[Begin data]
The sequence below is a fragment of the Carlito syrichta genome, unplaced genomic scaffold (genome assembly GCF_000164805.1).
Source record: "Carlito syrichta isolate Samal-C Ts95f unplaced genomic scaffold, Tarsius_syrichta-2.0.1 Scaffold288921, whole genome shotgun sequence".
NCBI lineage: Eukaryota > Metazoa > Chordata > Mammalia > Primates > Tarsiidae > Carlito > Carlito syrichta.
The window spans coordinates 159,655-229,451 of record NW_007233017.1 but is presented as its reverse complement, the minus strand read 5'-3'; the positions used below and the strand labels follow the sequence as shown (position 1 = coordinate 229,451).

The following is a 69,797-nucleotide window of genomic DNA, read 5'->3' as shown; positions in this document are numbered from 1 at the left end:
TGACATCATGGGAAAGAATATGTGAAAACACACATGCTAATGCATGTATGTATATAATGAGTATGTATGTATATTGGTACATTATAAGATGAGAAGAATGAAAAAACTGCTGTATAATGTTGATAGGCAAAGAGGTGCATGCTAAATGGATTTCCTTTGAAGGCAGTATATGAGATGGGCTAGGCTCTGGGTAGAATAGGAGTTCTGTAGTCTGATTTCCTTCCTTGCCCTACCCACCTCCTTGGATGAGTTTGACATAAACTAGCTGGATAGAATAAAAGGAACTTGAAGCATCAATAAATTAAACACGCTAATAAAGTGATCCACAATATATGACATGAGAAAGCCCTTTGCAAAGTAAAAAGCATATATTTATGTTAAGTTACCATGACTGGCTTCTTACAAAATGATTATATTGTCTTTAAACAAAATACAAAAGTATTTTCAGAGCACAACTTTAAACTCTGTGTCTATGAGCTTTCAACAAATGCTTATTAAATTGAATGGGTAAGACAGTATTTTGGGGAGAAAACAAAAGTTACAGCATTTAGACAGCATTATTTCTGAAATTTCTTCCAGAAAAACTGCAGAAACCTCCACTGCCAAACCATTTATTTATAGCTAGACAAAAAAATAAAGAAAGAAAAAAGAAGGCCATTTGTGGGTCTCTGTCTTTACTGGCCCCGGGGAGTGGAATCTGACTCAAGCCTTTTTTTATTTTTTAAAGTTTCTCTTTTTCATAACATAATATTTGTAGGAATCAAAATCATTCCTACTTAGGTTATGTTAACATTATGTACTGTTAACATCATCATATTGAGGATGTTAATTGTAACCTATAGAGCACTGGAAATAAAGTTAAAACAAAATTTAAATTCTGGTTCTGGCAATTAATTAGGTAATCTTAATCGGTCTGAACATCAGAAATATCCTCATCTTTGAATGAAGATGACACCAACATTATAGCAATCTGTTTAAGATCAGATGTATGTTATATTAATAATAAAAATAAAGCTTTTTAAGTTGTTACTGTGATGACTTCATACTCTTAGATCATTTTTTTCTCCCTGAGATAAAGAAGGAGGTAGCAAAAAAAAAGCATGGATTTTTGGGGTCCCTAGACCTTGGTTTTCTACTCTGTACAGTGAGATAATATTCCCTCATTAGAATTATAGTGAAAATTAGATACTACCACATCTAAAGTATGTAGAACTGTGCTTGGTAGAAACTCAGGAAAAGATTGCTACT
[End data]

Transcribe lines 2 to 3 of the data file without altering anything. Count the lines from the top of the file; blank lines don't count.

Source record: "Carlito syrichta isolate Samal-C Ts95f unplaced genomic scaffold, Tarsius_syrichta-2.0.1 Scaffold288921, whole genome shotgun sequence".
NCBI lineage: Eukaryota > Metazoa > Chordata > Mammalia > Primates > Tarsiidae > Carlito > Carlito syrichta.